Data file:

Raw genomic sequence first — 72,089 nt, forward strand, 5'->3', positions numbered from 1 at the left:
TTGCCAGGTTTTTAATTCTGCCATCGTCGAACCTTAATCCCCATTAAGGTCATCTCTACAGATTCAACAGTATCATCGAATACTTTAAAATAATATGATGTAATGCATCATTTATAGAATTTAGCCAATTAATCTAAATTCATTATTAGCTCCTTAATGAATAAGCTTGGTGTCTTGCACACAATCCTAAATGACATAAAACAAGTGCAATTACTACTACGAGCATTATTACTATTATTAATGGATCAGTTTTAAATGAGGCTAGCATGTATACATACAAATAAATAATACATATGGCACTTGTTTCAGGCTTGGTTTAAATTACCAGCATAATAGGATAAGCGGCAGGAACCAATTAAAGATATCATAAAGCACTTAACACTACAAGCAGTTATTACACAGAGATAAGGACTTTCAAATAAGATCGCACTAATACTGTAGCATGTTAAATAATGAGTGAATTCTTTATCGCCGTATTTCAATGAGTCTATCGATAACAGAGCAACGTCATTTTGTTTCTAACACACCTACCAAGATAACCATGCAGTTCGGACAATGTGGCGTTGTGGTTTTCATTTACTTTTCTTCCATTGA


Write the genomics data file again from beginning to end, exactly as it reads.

Raw genomic sequence first — 72,089 nt, forward strand, 5'->3', positions numbered from 1 at the left:
TTGCCAGGTTTTTAATTCTGCCATCGTCGAACCTTAATCCCCATTAAGGTCATCTCTACAGATTCAACAGTATCATCGAATACTTTAAAATAATATGATGTAATGCATCATTTATAGAATTTAGCCAATTAATCTAAATTCATTATTAGCTCCTTAATGAATAAGCTTGGTGTCTTGCACACAATCCTAAATGACATAAAACAAGTGCAATTACTACTACGAGCATTATTACTATTATTAATGGATCAGTTTTAAATGAGGCTAGCATGTATACATACAAATAAATAATACATATGGCACTTGTTTCAGGCTTGGTTTAAATTACCAGCATAATAGGATAAGCGGCAGGAACCAATTAAAGATATCATAAAGCACTTAACACTACAAGCAGTTATTACACAGAGATAAGGACTTTCAAATAAGATCGCACTAATACTGTAGCATGTTAAATAATGAGTGAATTCTTTATCGCCGTATTTCAATGAGTCTATCGATAACAGAGCAACGTCATTTTGTTTCTAACACACCTACCAAGATAACCATGCAGTTCGGACAATGTGGCGTTGTGGTTTTCATTTACTTTTCTTCCATTGA